If you decide to use a different name service after software installation, you can move the correct switch file into place manually. For example, if you start using NIS then copy /etc/nsswitch.nis as follows:
cp /etc/nsswitch.nis /etc/nsswitch.conf
The default /etc/nsswitch.nis file looks like this:
# /etc/nsswitch.nis: # # An example file that could be copied over to /etc/nsswitch.conf; it # uses NIS (YP) in conjunction with files. # # "hosts:" and "services:" in this file are used only if the # /etc/netconfig file has a "-" for nametoaddr_libs of "inet" transports. # NIS service requires that svc:/network/nis/client:default be enabled # and online. # the following two lines obviate the "+" entry in /etc/passwd and /etc/group. passwd: files nis group: files nis # consult /etc "files" only if nis is down. hosts: nis [NOTFOUND=return] files # Note that IPv4 addresses are searched for in all of the ipnodes databases # before searching the hosts databases. ipnodes: nis [NOTFOUND=return] files networks: nis [NOTFOUND=return] files protocols: nis [NOTFOUND=return] files rpc: nis [NOTFOUND=return] files ethers: nis [NOTFOUND=return] files netmasks: nis [NOTFOUND=return] files bootparams: nis [NOTFOUND=return] files publickey: nis [NOTFOUND=return] files netgroup: nis automount: files nis aliases: files nis # for efficient getservbyname() avoid nis services: files nis printers: user files nis auth_attr: files nis prof_attr: files nis project: files nis
Each line of the /etc/nsswitch.nis file identifies a particular type of network information, such as host, password, and group, followed by one or more sources, such as NIS maps, the DNS hosts table, or the local /etc files. The source is where the client looks for the network information. For example, the system should first look for the passwd information in the /etc/passwd file. Then, if it does not find the login name there, it needs to query the NIS server.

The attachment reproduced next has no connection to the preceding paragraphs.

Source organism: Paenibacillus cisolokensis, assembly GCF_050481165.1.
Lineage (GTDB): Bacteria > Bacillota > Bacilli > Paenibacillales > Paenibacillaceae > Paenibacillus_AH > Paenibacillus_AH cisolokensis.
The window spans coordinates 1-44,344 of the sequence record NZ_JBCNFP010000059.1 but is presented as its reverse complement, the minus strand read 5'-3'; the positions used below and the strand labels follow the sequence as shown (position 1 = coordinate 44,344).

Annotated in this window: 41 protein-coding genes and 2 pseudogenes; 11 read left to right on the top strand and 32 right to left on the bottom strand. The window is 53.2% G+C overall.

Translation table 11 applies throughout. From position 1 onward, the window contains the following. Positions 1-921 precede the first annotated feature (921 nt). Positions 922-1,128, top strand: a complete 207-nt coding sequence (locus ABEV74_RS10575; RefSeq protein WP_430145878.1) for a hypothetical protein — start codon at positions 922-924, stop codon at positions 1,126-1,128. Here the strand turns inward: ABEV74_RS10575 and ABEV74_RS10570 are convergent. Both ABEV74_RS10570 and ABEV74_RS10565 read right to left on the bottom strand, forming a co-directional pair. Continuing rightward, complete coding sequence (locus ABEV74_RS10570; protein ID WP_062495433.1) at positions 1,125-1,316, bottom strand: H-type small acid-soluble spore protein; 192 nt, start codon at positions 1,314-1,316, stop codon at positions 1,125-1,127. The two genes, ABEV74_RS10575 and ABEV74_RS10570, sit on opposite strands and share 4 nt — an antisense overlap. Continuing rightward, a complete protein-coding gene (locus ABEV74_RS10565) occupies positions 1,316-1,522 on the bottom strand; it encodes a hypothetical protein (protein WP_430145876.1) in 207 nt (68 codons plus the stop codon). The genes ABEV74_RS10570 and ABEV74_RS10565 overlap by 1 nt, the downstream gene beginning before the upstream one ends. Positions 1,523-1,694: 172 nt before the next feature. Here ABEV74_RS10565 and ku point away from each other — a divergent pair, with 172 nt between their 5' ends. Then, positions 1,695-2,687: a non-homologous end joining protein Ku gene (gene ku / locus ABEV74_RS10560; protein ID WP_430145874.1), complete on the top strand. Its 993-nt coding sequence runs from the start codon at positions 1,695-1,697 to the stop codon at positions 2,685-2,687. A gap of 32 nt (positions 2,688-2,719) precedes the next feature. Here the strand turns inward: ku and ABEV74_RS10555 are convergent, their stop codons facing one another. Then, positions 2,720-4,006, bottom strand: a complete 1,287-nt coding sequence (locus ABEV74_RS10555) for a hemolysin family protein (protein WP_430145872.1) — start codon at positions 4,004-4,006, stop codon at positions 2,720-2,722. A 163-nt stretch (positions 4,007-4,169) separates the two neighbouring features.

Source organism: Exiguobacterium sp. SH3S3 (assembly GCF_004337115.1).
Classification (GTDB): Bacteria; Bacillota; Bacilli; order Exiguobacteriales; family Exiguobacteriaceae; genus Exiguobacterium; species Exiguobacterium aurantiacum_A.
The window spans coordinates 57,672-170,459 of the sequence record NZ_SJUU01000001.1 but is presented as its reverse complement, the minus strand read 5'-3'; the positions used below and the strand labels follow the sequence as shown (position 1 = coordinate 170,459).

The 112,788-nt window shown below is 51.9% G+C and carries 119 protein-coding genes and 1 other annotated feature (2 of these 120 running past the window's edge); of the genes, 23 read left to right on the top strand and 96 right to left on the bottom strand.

The name service switch file lists many types of network information, called databases, with their name service sources for resolution, and the order in which the sources are to be searched. Table 12.3 lists valid sources that can be specified in this file.
As shown in the previous nsswitch.nis template file, the name service switch file can contain action values for several of the entries. When the naming service searches a specified source, such as local files or NIS, the source returns a status code. These status codes are described in Table 12.4.
For each status code, two actions are possible:
The default actions are as follows:
SUCCESS = return UNAVAIL = continue NOTFOUND = continue TRYAGAIN = continue
Normally, a success indicates that the search is over and an unsuccessful result indicates that the next source should be queried. There are occasions, however, when you want to stop searching when an unsuccessful search result is returned. For example, the following entry in the nsswitch.nis template states that only the NIS hosts table in the NIS map is searched:
hosts: nis [NOTFOUND=return] files
If the NIS map has no entry for the host lookup, the system would not reference the local /etc/hosts file. Remove the [NOTFOUND=return] entry if you want to search the NIS hosts table and the local /etc/hosts file.
NOTFOUND=return The next source in the list will only be searched if NIS is down, or has been disabled.